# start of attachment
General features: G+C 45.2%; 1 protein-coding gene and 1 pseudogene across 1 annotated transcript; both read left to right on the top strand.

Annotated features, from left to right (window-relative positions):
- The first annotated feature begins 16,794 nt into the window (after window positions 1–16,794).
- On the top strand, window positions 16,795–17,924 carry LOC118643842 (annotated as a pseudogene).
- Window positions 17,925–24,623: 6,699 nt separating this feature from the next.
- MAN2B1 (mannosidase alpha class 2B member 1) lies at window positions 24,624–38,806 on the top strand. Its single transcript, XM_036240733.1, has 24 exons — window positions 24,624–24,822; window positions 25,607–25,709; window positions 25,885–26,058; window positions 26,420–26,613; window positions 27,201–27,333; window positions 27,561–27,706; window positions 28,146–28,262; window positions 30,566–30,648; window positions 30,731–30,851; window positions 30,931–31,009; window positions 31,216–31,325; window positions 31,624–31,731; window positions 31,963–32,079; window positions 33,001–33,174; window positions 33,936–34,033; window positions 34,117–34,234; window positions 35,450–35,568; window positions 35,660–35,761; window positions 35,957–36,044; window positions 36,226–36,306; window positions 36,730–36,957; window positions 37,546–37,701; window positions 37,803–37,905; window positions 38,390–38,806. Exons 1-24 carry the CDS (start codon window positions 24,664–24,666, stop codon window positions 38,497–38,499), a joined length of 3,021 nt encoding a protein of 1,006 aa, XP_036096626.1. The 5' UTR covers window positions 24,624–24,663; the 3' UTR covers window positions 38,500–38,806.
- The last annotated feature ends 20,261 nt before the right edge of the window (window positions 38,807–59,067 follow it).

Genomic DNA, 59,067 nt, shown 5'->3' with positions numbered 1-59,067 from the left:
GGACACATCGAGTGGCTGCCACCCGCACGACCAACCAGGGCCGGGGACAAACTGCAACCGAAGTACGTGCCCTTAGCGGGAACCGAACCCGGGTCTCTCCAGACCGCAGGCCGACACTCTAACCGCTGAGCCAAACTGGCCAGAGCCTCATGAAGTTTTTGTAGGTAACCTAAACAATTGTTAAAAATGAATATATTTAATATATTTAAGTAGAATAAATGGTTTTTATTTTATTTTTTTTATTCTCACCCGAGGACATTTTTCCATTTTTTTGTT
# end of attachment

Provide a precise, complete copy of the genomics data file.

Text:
General features: G+C 45.2%; 1 protein-coding gene and 1 pseudogene across 1 annotated transcript; both read left to right on the top strand.

Annotated features, from left to right (window-relative positions):
- The first annotated feature begins 16,794 nt into the window (after window positions 1–16,794).
- On the top strand, window positions 16,795–17,924 carry LOC118643842 (annotated as a pseudogene).
- Window positions 17,925–24,623: 6,699 nt separating this feature from the next.
- MAN2B1 (mannosidase alpha class 2B member 1) lies at window positions 24,624–38,806 on the top strand. Its single transcript, XM_036240733.1, has 24 exons — window positions 24,624–24,822; window positions 25,607–25,709; window positions 25,885–26,058; window positions 26,420–26,613; window positions 27,201–27,333; window positions 27,561–27,706; window positions 28,146–28,262; window positions 30,566–30,648; window positions 30,731–30,851; window positions 30,931–31,009; window positions 31,216–31,325; window positions 31,624–31,731; window positions 31,963–32,079; window positions 33,001–33,174; window positions 33,936–34,033; window positions 34,117–34,234; window positions 35,450–35,568; window positions 35,660–35,761; window positions 35,957–36,044; window positions 36,226–36,306; window positions 36,730–36,957; window positions 37,546–37,701; window positions 37,803–37,905; window positions 38,390–38,806. Exons 1-24 carry the CDS (start codon window positions 24,664–24,666, stop codon window positions 38,497–38,499), a joined length of 3,021 nt encoding a protein of 1,006 aa, XP_036096626.1. The 5' UTR covers window positions 24,624–24,663; the 3' UTR covers window positions 38,500–38,806.
- The last annotated feature ends 20,261 nt before the right edge of the window (window positions 38,807–59,067 follow it).

Genomic DNA, 59,067 nt, shown 5'->3' with positions numbered 1-59,067 from the left:
GGACACATCGAGTGGCTGCCACCCGCACGACCAACCAGGGCCGGGGACAAACTGCAACCGAAGTACGTGCCCTTAGCGGGAACCGAACCCGGGTCTCTCCAGACCGCAGGCCGACACTCTAACCGCTGAGCCAAACTGGCCAGAGCCTCATGAAGTTTTTGTAGGTAACCTAAACAATTGTTAAAAATGAATATATTTAATATATTTAAGTAGAATAAATGGTTTTTATTTTATTTTTTTTATTCTCACCCGAGGACATTTTTCCATTTTTTTGTT